1. I stumbled upon Daysleeper years and years after it was released and was really quite surprised how much I liked the song. It has stood the test of time as well. I enjoy the restraint that both the band and Stipe use in their performance. There is just enough of the familiar about it that it sits well among their best known songs, while still having its own subtle individuality. Oh, but the video…one of the worst I have ever seen.

  2. A really interesting post. I wasn’t following R.E.M. at this point, but it was intriguing to read about the musical direction of the band possibly being little different had Bill Berry remained. Daysleeper is only really familiar to me from the In Time/In View compilations but it is one that I always enjoy listening to when it pops up. It doesn’t suffer from the minor single edit. The Oxford American version of Why Not Smile was also on In Time and it’s the only version I know, but I love it. The other two songs are new to me: Emphysema is about three times longer than it really needs to be and even then would remain disposable; I liked Sad Professor much more and it’s abrupt ending at 2:36 makes me wish it had carried on a bit longer.

    I’ve not heard Up so I don’t have a particular view on its sequencing or length. Even so, I’m sure I’m not the only one who is intrigued to know what The Robster’s 10-track version would be. I’m running out of superlatives for this series, but it is a highlight of my Sunday morning reading. Thanks!

  3. Up was the first R.E.M. album for me that I liked but quickly got out of the habit of listening to. The band subsequently said that the problem was its sequencing but I’m attracted to the notion that it is too long. I second the thought I’d like to see the 10 track version!

    Totally get the R.E.M. by numbers thing – yet these singles tend to stand the test of time. Not unrelated I think the problem with post-Bill R.E.M. was that they had little new to say after he left and Up probably said quite a chunk of that.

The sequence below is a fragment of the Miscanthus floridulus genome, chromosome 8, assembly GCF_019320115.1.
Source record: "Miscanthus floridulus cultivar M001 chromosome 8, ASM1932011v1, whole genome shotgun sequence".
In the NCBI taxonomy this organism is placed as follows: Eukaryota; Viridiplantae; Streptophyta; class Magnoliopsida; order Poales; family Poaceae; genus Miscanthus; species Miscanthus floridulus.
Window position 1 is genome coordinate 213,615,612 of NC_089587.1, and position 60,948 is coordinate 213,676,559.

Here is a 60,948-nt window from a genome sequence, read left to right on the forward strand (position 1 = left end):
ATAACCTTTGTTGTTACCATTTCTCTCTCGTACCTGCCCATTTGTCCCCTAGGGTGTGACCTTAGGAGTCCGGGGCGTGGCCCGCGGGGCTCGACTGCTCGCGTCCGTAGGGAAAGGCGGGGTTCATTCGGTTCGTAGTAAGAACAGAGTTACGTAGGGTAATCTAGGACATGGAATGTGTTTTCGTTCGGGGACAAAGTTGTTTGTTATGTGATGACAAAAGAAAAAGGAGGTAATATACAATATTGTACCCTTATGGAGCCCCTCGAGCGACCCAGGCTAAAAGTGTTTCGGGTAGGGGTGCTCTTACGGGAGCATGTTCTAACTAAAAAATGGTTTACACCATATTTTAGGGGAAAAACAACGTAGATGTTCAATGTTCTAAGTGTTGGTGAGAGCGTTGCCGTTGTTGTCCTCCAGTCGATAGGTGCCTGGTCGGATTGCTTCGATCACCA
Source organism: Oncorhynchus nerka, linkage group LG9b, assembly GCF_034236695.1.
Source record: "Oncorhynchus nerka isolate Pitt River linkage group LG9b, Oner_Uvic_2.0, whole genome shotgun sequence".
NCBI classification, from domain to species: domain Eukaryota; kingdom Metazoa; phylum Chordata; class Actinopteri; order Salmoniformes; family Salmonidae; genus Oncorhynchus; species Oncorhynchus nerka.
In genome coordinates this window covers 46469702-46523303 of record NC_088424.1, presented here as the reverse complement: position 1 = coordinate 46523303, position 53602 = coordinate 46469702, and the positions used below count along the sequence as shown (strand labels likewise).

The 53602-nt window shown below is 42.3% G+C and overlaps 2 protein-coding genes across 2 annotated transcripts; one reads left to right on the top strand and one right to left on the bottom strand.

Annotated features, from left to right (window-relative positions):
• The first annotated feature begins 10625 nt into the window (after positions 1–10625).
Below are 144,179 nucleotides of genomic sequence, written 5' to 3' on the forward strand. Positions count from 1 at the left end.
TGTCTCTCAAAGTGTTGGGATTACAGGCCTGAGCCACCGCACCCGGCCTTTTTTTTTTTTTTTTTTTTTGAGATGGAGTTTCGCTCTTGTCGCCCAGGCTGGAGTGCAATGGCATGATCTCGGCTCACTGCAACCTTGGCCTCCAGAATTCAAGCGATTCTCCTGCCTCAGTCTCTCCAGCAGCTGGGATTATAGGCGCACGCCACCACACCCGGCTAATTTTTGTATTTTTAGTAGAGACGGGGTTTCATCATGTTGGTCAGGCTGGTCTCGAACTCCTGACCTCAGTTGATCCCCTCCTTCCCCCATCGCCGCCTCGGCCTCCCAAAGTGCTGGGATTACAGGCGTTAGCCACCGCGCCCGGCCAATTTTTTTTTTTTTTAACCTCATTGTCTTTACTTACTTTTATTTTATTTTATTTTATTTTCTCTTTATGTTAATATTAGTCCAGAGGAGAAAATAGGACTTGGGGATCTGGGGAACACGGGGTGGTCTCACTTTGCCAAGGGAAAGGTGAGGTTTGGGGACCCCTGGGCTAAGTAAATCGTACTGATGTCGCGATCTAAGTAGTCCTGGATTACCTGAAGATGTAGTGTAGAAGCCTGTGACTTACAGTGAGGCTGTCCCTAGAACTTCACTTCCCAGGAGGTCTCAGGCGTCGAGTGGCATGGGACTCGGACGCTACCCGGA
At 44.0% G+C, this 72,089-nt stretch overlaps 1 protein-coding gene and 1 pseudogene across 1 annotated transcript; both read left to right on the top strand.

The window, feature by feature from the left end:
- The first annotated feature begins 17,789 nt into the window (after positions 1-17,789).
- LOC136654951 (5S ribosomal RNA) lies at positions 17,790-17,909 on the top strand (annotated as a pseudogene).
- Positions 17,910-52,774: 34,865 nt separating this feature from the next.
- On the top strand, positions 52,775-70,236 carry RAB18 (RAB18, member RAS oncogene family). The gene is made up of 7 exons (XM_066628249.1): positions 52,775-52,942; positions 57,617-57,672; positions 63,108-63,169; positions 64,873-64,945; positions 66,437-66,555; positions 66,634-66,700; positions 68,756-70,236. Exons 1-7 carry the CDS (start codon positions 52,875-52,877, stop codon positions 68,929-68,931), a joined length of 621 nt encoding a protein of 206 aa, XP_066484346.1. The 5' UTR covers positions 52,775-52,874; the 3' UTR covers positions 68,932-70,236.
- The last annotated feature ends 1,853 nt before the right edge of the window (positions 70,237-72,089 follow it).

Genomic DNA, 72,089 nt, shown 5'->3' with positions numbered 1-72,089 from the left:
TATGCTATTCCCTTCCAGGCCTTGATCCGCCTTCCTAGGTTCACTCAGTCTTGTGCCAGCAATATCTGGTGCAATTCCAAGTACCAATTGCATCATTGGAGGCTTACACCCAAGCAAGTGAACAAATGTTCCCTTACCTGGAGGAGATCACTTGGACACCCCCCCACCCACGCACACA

4. After 11 studio LPs Daysleeper proved for me that R.E.M. were still relevant and could, despite the slim-downed personnel, create a thing of beauty. Stipe’s vocal is among one of his very best.

  5. As with Khayem, it is always interesting to read that the members of the band said that Up would have been very similar had Bill Berry not left. I alwyas felt that it sounded like a band trying on a range of new styles/ sounds to see which fitted this newly three-legged dog the best.
    Not floundering but continuing the exploration of “New Adventures in Hi-Fi”.

    Daysleeper is one of the tracks that feels a little inessential on the album and is a pleasnt enough single – reassuring that they are not that-much changed.

    But the version of “Why Not Smile”! I’ve got the “In Time” bonus and somehow missed it. How? A little gem. Thanks Robster for drawing it to my attention.

    And spot on about the length of “Up” being one of its biggest drawbacks. As with so many albums of the time, more is less. I suppose the only problem is that none of us would be able to agree to the tracklisting of the 10-track version!! Music fans eh?

  6. I want to say thanks to everyone for your kind comments over the duration of this series. It warms my cockles every Sunday morning, it really does! I’ve been thinking about doing a short series of R.E.M. album re-evaluations over at my place, the reactions to this series have convinced me to do it. So my 10-track version of Up will feature!

  7. I really liked up , mainly as it did sound very different. Like a lot of the comments first hearing the lp was a bit indifferent to Daysleeper as it sounded so REM like .
    However grown to like it more and more

  8. Thanks to The Robster and JC for reloading The Sad Professor. I thought R.E.M. were going for an unexpected and abrupt end ala Dinosaur Jr.’s cover of Just Like Heaven…! Great to hear the song in its full glory. And a big thumbs up to the follow up album series at Is This The Life? Looking forward to it!

  9. Always had time for Daysleeper, and for once I knew the b-sides.
    Why Not Smile is a corker and Up has some decent stuff. Like others,
    I remain thankful for this series and use it to lift Mondays to heights
    they’re not supposed to reach.